dark green precision dice 14.3mm

What to avoid in precision dice?

A quest for precision at every detail

Us backgammon players take it to the next level in search of perfection. It's just plain fun, and part of the game.

It goes for our mind skills, but certainly for our equipment too. One of the most important pieces of the backgammon set are precision dice.

Normal drilled pips make the dice unreliable and not random.

Most precision dice are much better than any drilled dice. But we can take it a step further and explore how a precision die should be made.

Avoid these errors of precision dice

  • Do not use engraved dice, such as the very popular serialized dice. It's like driving a car on a flat tire. The precision has been compromized as material is removed to carve the font. Filling it with ink does not fix the issue.
  • Don't use resin precision dice. They may appear normal, but the heat treatment involved in using resin will deform the shape.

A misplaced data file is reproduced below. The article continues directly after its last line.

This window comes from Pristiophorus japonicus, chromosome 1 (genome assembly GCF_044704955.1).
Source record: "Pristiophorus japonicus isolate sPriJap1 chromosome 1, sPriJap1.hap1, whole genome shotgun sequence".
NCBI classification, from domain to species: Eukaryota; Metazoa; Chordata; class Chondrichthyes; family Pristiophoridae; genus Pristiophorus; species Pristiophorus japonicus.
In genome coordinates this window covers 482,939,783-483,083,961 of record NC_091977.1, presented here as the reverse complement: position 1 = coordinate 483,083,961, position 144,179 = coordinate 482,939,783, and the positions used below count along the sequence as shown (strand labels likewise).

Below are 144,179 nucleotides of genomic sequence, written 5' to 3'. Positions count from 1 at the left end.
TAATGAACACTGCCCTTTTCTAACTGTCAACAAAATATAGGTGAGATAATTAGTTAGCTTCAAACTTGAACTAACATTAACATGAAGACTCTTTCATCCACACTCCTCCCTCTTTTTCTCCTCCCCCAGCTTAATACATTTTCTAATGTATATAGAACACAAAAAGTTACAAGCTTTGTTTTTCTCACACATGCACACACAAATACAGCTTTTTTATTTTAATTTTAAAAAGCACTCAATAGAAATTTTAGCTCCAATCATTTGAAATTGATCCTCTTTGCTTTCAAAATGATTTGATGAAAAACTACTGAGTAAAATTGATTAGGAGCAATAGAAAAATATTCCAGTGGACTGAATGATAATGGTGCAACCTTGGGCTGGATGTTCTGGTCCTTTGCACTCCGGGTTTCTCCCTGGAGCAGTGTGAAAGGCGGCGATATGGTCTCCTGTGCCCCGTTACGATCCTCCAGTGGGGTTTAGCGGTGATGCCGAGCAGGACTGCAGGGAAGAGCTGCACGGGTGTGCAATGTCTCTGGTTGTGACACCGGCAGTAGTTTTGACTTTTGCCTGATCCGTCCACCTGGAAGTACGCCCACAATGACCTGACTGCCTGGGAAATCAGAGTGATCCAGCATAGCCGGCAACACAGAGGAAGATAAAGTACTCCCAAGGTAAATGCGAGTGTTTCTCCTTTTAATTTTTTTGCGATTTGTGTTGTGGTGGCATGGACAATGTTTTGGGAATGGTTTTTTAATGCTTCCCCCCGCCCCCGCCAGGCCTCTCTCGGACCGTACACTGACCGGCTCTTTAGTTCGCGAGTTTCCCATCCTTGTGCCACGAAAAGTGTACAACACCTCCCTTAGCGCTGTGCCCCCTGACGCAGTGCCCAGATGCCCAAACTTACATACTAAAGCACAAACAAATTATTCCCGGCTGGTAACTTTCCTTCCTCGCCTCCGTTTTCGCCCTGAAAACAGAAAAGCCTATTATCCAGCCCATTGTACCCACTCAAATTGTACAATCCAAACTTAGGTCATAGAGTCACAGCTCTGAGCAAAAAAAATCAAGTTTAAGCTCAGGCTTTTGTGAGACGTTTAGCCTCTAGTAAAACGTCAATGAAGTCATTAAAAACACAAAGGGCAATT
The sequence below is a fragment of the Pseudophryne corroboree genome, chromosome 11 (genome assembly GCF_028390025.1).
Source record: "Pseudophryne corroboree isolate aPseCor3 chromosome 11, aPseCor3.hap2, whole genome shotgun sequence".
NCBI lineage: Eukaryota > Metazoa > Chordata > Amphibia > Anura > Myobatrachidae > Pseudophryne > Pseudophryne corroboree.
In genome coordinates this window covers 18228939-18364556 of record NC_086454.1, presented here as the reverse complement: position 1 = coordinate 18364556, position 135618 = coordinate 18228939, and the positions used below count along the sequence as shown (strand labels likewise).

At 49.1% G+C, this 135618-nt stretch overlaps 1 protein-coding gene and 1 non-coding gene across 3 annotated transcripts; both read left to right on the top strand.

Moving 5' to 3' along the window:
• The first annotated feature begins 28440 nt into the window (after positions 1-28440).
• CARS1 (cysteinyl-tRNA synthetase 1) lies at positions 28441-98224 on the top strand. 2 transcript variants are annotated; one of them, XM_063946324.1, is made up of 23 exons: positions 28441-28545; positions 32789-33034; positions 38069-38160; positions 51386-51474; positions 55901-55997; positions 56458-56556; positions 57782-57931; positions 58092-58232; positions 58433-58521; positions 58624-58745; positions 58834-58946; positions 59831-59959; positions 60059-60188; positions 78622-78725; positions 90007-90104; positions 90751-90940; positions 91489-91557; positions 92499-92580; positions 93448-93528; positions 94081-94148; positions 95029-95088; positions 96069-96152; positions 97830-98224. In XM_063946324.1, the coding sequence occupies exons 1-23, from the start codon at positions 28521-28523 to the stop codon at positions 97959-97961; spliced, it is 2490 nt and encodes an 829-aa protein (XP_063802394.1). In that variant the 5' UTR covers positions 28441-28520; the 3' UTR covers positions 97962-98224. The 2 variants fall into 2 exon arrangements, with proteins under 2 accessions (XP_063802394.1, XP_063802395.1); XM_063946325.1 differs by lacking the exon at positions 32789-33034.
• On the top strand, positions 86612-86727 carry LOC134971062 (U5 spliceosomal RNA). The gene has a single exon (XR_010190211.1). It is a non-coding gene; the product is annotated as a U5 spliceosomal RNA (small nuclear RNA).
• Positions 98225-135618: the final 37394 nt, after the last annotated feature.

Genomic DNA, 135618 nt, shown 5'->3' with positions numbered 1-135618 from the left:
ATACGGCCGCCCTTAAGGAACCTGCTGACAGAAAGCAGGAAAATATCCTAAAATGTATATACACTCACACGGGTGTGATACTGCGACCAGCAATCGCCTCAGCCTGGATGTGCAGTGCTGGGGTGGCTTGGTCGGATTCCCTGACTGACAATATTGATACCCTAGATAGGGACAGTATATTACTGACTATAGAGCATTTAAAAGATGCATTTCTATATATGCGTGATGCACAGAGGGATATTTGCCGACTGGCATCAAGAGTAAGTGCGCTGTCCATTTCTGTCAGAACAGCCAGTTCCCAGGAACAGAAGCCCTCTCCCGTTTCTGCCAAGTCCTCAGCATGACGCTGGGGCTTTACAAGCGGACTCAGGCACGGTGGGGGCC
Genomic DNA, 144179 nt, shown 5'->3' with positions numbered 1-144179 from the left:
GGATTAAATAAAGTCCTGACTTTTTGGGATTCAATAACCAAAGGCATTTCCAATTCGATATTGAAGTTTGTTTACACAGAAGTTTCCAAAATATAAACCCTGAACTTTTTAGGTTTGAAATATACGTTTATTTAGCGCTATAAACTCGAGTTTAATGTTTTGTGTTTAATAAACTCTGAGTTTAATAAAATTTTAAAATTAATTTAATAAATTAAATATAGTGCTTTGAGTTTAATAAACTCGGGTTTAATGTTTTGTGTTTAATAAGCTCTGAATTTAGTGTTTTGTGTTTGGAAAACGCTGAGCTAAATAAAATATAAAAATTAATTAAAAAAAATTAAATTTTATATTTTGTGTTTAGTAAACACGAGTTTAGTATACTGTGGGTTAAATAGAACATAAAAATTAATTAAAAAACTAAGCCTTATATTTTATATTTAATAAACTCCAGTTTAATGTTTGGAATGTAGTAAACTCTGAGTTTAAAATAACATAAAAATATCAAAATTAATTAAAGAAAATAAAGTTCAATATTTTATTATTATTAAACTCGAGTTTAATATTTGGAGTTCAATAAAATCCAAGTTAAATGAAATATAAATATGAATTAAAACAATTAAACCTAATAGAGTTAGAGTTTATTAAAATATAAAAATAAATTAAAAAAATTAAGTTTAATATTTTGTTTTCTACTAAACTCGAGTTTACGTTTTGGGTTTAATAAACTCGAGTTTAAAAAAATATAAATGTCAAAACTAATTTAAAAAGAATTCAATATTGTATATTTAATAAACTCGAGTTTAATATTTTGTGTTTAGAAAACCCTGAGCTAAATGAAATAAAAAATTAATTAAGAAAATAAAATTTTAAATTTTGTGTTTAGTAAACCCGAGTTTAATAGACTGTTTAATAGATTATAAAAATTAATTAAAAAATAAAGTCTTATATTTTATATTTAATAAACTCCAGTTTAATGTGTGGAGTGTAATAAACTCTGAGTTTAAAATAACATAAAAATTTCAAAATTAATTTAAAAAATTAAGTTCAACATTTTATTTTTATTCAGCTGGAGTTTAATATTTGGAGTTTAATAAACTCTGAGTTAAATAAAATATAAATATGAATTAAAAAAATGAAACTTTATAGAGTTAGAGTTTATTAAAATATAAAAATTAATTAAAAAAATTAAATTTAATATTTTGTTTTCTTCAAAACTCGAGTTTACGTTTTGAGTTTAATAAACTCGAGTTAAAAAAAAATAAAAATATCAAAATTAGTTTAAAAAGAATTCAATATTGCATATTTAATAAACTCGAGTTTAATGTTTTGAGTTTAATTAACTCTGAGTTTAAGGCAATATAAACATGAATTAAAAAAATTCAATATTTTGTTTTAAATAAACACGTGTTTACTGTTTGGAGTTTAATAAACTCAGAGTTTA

• Smooth corners on the die is a clue that a human has polished the die, which inevitably will compromise the precision. Leave the level of precision to computer guided precision tooling.


Green precision dice

This green die shows clear computer guided precision cutting, without additional polishing - just as it should be.

Red precision dice

This red die shows a smooth corner, which means polishing has altered the precision of the die. You may also notice a serial number that negatively impacts the precision.

Do you want real precision dice?

We sell our own line of precision dice right here in the Backgammon Galaxy shop. Each one is made using our knowledge and insight, and carefully inspected before selling.

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